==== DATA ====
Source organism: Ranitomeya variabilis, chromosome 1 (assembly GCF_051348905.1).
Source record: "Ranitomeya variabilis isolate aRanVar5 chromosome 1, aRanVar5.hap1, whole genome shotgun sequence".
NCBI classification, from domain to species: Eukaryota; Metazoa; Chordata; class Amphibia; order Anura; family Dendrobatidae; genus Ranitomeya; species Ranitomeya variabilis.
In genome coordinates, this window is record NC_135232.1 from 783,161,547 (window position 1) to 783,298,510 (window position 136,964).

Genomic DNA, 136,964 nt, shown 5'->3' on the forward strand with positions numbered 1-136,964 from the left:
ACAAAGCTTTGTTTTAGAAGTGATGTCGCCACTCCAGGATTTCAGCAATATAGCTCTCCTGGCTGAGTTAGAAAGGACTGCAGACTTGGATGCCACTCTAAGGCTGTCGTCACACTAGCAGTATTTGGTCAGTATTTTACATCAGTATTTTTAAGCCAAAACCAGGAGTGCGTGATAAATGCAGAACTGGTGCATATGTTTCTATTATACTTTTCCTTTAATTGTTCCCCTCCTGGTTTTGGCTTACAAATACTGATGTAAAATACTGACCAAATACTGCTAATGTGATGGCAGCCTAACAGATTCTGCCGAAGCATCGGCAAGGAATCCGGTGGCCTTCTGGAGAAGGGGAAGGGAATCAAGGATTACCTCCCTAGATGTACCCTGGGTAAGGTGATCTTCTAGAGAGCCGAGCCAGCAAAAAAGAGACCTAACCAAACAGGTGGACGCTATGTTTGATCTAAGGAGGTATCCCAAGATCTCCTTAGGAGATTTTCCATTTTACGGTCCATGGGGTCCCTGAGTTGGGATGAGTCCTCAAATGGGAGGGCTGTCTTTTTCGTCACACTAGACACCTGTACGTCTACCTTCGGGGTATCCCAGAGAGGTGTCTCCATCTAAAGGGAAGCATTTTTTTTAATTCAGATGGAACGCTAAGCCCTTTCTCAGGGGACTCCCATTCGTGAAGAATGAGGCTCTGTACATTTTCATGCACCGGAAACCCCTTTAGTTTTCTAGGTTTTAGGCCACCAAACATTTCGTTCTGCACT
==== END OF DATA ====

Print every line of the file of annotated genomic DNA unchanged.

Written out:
Source organism: Ranitomeya variabilis, chromosome 1 (assembly GCF_051348905.1).
Source record: "Ranitomeya variabilis isolate aRanVar5 chromosome 1, aRanVar5.hap1, whole genome shotgun sequence".
NCBI classification, from domain to species: Eukaryota; Metazoa; Chordata; class Amphibia; order Anura; family Dendrobatidae; genus Ranitomeya; species Ranitomeya variabilis.
In genome coordinates, this window is record NC_135232.1 from 783,161,547 (window position 1) to 783,298,510 (window position 136,964).

Genomic DNA, 136,964 nt, shown 5'->3' on the forward strand with positions numbered 1-136,964 from the left:
ACAAAGCTTTGTTTTAGAAGTGATGTCGCCACTCCAGGATTTCAGCAATATAGCTCTCCTGGCTGAGTTAGAAAGGACTGCAGACTTGGATGCCACTCTAAGGCTGTCGTCACACTAGCAGTATTTGGTCAGTATTTTACATCAGTATTTTTAAGCCAAAACCAGGAGTGCGTGATAAATGCAGAACTGGTGCATATGTTTCTATTATACTTTTCCTTTAATTGTTCCCCTCCTGGTTTTGGCTTACAAATACTGATGTAAAATACTGACCAAATACTGCTAATGTGATGGCAGCCTAACAGATTCTGCCGAAGCATCGGCAAGGAATCCGGTGGCCTTCTGGAGAAGGGGAAGGGAATCAAGGATTACCTCCCTAGATGTACCCTGGGTAAGGTGATCTTCTAGAGAGCCGAGCCAGCAAAAAAGAGACCTAACCAAACAGGTGGACGCTATGTTTGATCTAAGGAGGTATCCCAAGATCTCCTTAGGAGATTTTCCATTTTACGGTCCATGGGGTCCCTGAGTTGGGATGAGTCCTCAAATGGGAGGGCTGTCTTTTTCGTCACACTAGACACCTGTACGTCTACCTTCGGGGTATCCCAGAGAGGTGTCTCCATCTAAAGGGAAGCATTTTTTTTAATTCAGATGGAACGCTAAGCCCTTTCTCAGGGGACTCCCATTCGTGAAGAATGAGGCTCTGTACATTTTCATGCACCGGAAACCCCTTTAGTTTTCTAGGTTTTAGGCCACCAAACATTTCGTTCTGCACT